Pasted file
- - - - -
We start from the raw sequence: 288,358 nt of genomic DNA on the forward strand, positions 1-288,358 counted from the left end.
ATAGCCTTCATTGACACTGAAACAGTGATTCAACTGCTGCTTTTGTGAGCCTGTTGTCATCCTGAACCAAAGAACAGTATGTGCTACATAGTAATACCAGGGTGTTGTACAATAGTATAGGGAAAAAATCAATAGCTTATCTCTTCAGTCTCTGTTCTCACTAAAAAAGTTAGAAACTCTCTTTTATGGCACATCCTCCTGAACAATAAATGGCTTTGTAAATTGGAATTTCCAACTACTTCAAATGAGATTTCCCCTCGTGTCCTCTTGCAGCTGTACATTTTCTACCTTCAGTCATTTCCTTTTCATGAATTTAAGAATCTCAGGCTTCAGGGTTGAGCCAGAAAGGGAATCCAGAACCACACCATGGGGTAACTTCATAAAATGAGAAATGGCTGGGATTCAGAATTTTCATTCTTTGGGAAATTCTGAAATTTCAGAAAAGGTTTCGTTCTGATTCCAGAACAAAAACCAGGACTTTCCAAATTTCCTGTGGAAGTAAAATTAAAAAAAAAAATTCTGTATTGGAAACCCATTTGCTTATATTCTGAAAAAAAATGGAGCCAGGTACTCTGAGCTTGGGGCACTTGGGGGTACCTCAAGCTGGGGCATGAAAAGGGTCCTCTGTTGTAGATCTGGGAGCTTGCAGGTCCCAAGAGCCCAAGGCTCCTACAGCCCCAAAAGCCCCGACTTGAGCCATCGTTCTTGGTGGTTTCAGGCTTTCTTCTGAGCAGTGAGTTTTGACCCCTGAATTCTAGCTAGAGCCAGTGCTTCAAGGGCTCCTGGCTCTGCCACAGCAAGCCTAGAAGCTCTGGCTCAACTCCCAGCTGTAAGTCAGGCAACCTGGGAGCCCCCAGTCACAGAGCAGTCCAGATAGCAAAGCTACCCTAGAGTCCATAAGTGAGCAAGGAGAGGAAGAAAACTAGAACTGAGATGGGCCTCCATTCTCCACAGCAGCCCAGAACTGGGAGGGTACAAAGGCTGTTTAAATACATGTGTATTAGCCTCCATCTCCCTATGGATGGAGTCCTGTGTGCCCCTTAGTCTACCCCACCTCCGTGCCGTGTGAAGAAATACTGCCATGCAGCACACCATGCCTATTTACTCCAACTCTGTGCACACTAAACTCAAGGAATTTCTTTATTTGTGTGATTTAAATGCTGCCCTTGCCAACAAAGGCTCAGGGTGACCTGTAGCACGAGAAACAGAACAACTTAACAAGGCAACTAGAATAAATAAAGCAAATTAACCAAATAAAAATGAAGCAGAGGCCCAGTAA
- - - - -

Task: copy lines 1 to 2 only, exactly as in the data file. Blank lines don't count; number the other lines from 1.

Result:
We start from the raw sequence: 288,358 nt of genomic DNA on the forward strand, positions 1-288,358 counted from the left end.
ATAGCCTTCATTGACACTGAAACAGTGATTCAACTGCTGCTTTTGTGAGCCTGTTGTCATCCTGAACCAAAGAACAGTATGTGCTACATAGTAATACCAGGGTGTTGTACAATAGTATAGGGAAAAAATCAATAGCTTATCTCTTCAGTCTCTGTTCTCACTAAAAAAGTTAGAAACTCTCTTTTATGGCACATCCTCCTGAACAATAAATGGCTTTGTAAATTGGAATTTCCAACTACTTCAAATGAGATTTCCCCTCGTGTCCTCTTGCAGCTGTACATTTTCTACCTTCAGTCATTTCCTTTTCATGAATTTAAGAATCTCAGGCTTCAGGGTTGAGCCAGAAAGGGAATCCAGAACCACACCATGGGGTAACTTCATAAAATGAGAAATGGCTGGGATTCAGAATTTTCATTCTTTGGGAAATTCTGAAATTTCAGAAAAGGTTTCGTTCTGATTCCAGAACAAAAACCAGGACTTTCCAAATTTCCTGTGGAAGTAAAATTAAAAAAAAAAATTCTGTATTGGAAACCCATTTGCTTATATTCTGAAAAAAAATGGAGCCAGGTACTCTGAGCTTGGGGCACTTGGGGGTACCTCAAGCTGGGGCATGAAAAGGGTCCTCTGTTGTAGATCTGGGAGCTTGCAGGTCCCAAGAGCCCAAGGCTCCTACAGCCCCAAAAGCCCCGACTTGAGCCATCGTTCTTGGTGGTTTCAGGCTTTCTTCTGAGCAGTGAGTTTTGACCCCTGAATTCTAGCTAGAGCCAGTGCTTCAAGGGCTCCTGGCTCTGCCACAGCAAGCCTAGAAGCTCTGGCTCAACTCCCAGCTGTAAGTCAGGCAACCTGGGAGCCCCCAGTCACAGAGCAGTCCAGATAGCAAAGCTACCCTAGAGTCCATAAGTGAGCAAGGAGAGGAAGAAAACTAGAACTGAGATGGGCCTCCATTCTCCACAGCAGCCCAGAACTGGGAGGGTACAAAGGCTGTTTAAATACATGTGTATTAGCCTCCATCTCCCTATGGATGGAGTCCTGTGTGCCCCTTAGTCTACCCCACCTCCGTGCCGTGTGAAGAAATACTGCCATGCAGCACACCATGCCTATTTACTCCAACTCTGTGCACACTAAACTCAAGGAATTTCTTTATTTGTGTGATTTAAATGCTGCCCTTGCCAACAAAGGCTCAGGGTGACCTGTAGCACGAGAAACAGAACAACTTAACAAGGCAACTAGAATAAATAAAGCAAATTAACCAAATAAAAATGAAGCAGAGGCCCAGTAA